5. The Desire for Wealth. Those who chase riches have misplaced their greatest potential and traded it to the highest bidder. Our lives were designed for contribution—to provide a positive impact on society for ourselves, our families, and those who live in community with us. Sometimes, our contribution provides financial excess. Other times, it does not. But either way, when our contribution to society becomes chiefly motivated by a selfish desire to accumulate riches, it has become self-focused. And we have lost our opportunity to live it to the fullest.

6. The Need for Notoriety. The life you live is the life you live regardless if anybody notices or not. Those who live lives focused on the need to be recognized for it are usually the first to take shortcuts to get there. Instead, find significance in the eyes of those who know you best—because in the end, that is all that matters anyway.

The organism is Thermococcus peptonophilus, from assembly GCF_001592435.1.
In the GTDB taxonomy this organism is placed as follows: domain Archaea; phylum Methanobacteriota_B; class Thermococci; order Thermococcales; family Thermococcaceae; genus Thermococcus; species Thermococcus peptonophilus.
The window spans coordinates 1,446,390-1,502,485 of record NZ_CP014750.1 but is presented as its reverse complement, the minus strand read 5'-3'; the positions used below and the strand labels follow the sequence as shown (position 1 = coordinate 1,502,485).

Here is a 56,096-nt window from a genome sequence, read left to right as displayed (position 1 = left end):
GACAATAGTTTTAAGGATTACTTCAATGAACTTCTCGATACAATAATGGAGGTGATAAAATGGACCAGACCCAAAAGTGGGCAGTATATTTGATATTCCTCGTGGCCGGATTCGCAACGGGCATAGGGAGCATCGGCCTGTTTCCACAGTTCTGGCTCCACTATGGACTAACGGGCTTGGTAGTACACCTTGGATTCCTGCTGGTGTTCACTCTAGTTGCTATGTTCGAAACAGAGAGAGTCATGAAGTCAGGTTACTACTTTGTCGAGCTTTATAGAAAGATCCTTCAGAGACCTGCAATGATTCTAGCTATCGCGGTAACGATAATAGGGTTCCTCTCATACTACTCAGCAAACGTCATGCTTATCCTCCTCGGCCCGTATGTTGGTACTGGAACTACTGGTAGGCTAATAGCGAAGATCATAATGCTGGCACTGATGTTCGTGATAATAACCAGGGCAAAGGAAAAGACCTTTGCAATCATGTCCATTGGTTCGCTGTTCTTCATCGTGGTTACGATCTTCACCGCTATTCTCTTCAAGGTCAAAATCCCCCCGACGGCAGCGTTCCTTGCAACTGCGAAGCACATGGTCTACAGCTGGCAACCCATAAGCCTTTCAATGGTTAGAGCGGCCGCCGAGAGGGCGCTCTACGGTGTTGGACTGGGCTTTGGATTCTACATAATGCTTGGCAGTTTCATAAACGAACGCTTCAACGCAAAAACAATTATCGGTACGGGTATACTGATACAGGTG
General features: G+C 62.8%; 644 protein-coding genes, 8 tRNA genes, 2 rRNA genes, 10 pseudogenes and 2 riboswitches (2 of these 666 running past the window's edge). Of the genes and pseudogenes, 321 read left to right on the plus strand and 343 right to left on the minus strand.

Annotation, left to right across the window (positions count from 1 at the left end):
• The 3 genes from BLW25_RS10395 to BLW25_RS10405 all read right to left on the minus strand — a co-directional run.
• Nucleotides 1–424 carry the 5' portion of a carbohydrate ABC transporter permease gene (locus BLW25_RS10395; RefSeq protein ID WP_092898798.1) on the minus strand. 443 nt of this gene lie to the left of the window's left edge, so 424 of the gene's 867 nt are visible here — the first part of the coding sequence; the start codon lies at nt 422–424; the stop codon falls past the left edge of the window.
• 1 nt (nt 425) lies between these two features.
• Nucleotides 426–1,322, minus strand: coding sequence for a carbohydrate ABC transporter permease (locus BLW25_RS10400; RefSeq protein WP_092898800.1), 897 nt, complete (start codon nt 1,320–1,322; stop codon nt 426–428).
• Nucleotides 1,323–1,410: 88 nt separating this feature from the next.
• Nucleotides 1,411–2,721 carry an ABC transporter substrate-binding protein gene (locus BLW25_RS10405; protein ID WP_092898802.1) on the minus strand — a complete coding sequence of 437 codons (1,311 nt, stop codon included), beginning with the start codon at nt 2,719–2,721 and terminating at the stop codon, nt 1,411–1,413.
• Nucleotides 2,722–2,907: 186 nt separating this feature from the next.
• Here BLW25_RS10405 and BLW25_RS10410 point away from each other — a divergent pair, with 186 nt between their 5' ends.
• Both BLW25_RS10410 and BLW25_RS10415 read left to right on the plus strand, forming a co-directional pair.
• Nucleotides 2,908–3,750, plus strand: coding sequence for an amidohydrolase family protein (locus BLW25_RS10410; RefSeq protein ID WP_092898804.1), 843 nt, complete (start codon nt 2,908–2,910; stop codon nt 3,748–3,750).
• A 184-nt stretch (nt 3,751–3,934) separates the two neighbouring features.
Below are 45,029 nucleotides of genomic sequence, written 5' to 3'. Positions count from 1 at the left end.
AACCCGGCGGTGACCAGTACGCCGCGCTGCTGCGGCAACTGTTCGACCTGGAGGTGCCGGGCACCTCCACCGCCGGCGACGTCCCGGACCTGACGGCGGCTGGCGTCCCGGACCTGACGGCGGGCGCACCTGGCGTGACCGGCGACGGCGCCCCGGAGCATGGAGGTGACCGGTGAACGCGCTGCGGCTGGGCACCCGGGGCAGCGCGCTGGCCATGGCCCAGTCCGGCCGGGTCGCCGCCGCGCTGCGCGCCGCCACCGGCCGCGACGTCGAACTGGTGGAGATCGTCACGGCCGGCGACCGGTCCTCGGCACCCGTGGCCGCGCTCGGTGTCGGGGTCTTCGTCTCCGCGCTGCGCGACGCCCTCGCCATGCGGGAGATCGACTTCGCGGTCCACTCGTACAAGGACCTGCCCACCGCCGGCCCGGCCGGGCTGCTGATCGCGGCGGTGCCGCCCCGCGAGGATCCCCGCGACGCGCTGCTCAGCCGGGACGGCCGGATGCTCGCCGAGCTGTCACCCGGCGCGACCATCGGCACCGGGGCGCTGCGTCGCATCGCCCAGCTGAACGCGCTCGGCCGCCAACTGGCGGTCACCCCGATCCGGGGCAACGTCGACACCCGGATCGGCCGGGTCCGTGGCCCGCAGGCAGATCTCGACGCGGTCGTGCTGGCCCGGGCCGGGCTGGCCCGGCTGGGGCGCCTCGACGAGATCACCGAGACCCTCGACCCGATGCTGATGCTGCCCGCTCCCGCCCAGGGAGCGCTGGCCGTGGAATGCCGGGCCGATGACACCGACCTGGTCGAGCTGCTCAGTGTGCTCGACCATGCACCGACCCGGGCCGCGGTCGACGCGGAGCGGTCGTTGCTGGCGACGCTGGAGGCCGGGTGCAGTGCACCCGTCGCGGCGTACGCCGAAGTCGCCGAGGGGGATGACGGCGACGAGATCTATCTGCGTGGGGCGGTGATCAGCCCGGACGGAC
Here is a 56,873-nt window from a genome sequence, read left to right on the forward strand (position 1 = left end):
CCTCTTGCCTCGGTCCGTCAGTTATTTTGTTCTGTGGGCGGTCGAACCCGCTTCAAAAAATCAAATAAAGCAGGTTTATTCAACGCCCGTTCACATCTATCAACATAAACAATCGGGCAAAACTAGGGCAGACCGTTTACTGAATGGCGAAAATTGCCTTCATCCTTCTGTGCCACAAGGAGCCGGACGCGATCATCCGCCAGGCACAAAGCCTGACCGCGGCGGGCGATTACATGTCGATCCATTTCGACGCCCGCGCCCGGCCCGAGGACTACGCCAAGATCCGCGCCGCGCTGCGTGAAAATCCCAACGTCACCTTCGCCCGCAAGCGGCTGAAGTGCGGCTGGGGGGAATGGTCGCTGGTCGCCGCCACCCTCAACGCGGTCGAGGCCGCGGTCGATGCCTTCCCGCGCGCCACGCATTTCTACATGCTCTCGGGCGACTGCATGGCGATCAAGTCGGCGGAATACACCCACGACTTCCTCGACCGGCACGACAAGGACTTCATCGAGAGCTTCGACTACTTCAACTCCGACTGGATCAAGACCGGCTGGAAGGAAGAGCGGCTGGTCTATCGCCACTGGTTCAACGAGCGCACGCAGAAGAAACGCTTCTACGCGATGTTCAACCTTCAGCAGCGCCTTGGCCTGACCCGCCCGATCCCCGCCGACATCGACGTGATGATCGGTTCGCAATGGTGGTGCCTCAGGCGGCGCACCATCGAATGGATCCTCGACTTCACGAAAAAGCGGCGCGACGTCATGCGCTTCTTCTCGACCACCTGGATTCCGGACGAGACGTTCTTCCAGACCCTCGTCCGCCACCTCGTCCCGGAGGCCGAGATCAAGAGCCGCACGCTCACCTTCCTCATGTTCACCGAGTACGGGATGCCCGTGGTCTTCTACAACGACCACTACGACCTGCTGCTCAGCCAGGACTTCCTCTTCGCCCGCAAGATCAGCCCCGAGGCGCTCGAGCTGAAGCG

7. The Pull of Comparison. It seems, by nature, we feel compelled to compare our lives to the people around us. We compare our belongings, our appearance, our families, and our successes. But each time we do, we place our focus and energy on the wrong person. Comparing yourself to others will always cause you to regret what you are not, rather than allow you to enjoy and grow who you are.

8. The Appeal of Pleasure. Many of us are led astray by the appeal and pursuit of pleasure. “Why not?” we might ask, “what is wrong with the pursuit of pleasure?” And I might even agree, at least to a point. But here’s the problem, pleasure is a terrible teacher. The most significant lessons we learn in life are rarely received during times of pleasure. Instead, they are born out of pain. I am not contending that we should seek pain in our lives. But I am contending a life lived chiefly for the pursuit of pleasure, will usually seek it in all the wrong places.

9. The Presence of Indifference. The world is a big place and we have much to offer. Those who choose to live life as a victim will always miss their opportunity to give. Additionally, those who choose to adopt an indifference to the world around them will miss out on their greatest potential. But those who recognize need and seek to do something about it, experience a joy and fulfillment that can never be discovered anywhere else.